Erin Fischesser, Editor in Chief

As many students were preparing to leave Oxford for Thanksgiving break, one Miami University junior faced attackers who approached him with harsh words and racial slurs.

According to police reports, between 3:50 and 4:15 a.m. Nov. 20, a black Miami sophomore walking back to Hawks Landing was met by two white males at the corner of Sycamore Street and Brown Road. The two men reportedly approached the student, using expletives and racial slurs before tackling him to the ground.

The student reportedly fought back, and believes he struck one of his attackers in the face before the two fled on foot.

According to police, the two men were described only as white males between 5 feet 9 inches and 6 feet tall.

The incident is the third hate crime in Oxford in 2010, according to Oxford Police Department Sgt. Jim Squance.

“We’re hoping some other information will surface,” Squance said. “If we get any other information, we will pursue it.”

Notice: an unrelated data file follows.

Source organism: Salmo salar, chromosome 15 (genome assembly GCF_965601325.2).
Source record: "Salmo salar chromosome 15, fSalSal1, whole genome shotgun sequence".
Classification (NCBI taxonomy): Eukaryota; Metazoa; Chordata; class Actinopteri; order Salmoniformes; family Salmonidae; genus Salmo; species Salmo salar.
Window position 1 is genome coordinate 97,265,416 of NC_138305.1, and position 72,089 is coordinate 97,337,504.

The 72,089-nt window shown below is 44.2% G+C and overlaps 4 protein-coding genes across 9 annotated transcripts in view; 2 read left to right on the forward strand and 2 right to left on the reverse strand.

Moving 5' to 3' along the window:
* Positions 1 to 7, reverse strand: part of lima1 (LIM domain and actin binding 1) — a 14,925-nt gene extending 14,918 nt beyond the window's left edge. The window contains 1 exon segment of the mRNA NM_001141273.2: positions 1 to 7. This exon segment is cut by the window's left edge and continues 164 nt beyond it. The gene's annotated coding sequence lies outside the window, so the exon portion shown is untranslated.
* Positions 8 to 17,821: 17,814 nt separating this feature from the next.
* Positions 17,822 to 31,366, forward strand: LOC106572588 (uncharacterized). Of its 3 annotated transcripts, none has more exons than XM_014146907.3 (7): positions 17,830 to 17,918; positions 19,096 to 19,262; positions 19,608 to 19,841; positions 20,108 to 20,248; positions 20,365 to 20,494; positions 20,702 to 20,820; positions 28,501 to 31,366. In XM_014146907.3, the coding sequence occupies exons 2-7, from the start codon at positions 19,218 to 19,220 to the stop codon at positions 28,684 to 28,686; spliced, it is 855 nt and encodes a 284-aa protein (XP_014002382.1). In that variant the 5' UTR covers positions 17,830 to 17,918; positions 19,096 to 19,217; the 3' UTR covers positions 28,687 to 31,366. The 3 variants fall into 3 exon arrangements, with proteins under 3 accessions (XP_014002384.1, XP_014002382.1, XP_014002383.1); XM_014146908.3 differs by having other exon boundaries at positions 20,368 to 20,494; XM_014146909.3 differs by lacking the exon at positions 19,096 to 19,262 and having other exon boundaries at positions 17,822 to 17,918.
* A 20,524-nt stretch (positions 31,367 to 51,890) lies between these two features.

Until then, Squance said there is no further investigation into the incident.

Oxford City Manager Doug Elliott also serves as the director of the Community Relations Commission (CRC), which is looking into recent hate crimes.

“We’re charged with looking into discrimination in employment, housing and public accommodations, but we also take a look at other incidents,” Elliott said of the organization.

According to Elliott, the CRC will meet with the Student Community Relations Council, which includes a broader group of students and community members, Dec. 3 to discuss hate bias in the city.

“(We’re going) to talk about ways we can bring this type of incident to the public and think of ways we can prevent this from happening,” Elliott said.

He suggested a focus on community education and public discussion may be created.

“I was very impressed with the student response to the incident outside of Stadium,” Elliott said, alluding to an alleged hate crime that occurred in April. “We’re thinking of something along that same vane to extend into the community.”

Most importantly, Elliott said the city wants all incidents of this type to be reported to police regardless of whether or not a crime was committed.

“We want people to report any sort of incident if they feel threatened and allow police to investigate it,” Elliott said. “If a crime has been committed, then we know exactly what to do. If it’s someone basically who is racist, I don’t know how we counter that except to maybe work together on this problem.”